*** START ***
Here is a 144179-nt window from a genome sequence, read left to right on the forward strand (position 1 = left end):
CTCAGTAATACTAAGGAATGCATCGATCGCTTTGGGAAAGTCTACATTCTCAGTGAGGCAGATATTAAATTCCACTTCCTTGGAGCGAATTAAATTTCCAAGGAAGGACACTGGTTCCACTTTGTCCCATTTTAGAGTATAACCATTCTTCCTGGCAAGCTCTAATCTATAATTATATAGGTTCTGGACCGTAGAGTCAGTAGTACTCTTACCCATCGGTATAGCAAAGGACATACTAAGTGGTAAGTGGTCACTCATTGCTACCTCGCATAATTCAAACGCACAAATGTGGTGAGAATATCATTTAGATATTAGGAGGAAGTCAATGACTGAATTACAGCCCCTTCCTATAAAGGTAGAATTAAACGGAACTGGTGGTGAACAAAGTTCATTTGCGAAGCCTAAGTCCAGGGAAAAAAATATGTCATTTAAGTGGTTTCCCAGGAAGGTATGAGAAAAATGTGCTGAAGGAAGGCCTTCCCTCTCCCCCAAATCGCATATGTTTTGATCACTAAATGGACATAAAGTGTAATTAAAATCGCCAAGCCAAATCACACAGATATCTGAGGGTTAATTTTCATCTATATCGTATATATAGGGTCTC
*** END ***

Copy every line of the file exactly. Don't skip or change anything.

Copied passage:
Here is a 144179-nt window from a genome sequence, read left to right on the forward strand (position 1 = left end):
CTCAGTAATACTAAGGAATGCATCGATCGCTTTGGGAAAGTCTACATTCTCAGTGAGGCAGATATTAAATTCCACTTCCTTGGAGCGAATTAAATTTCCAAGGAAGGACACTGGTTCCACTTTGTCCCATTTTAGAGTATAACCATTCTTCCTGGCAAGCTCTAATCTATAATTATATAGGTTCTGGACCGTAGAGTCAGTAGTACTCTTACCCATCGGTATAGCAAAGGACATACTAAGTGGTAAGTGGTCACTCATTGCTACCTCGCATAATTCAAACGCACAAATGTGGTGAGAATATCATTTAGATATTAGGAGGAAGTCAATGACTGAATTACAGCCCCTTCCTATAAAGGTAGAATTAAACGGAACTGGTGGTGAACAAAGTTCATTTGCGAAGCCTAAGTCCAGGGAAAAAAATATGTCATTTAAGTGGTTTCCCAGGAAGGTATGAGAAAAATGTGCTGAAGGAAGGCCTTCCCTCTCCCCCAAATCGCATATGTTTTGATCACTAAATGGACATAAAGTGTAATTAAAATCGCCAAGCCAAATCACACAGATATCTGAGGGTTAATTTTCATCTATATCGTATATATAGGGTCTC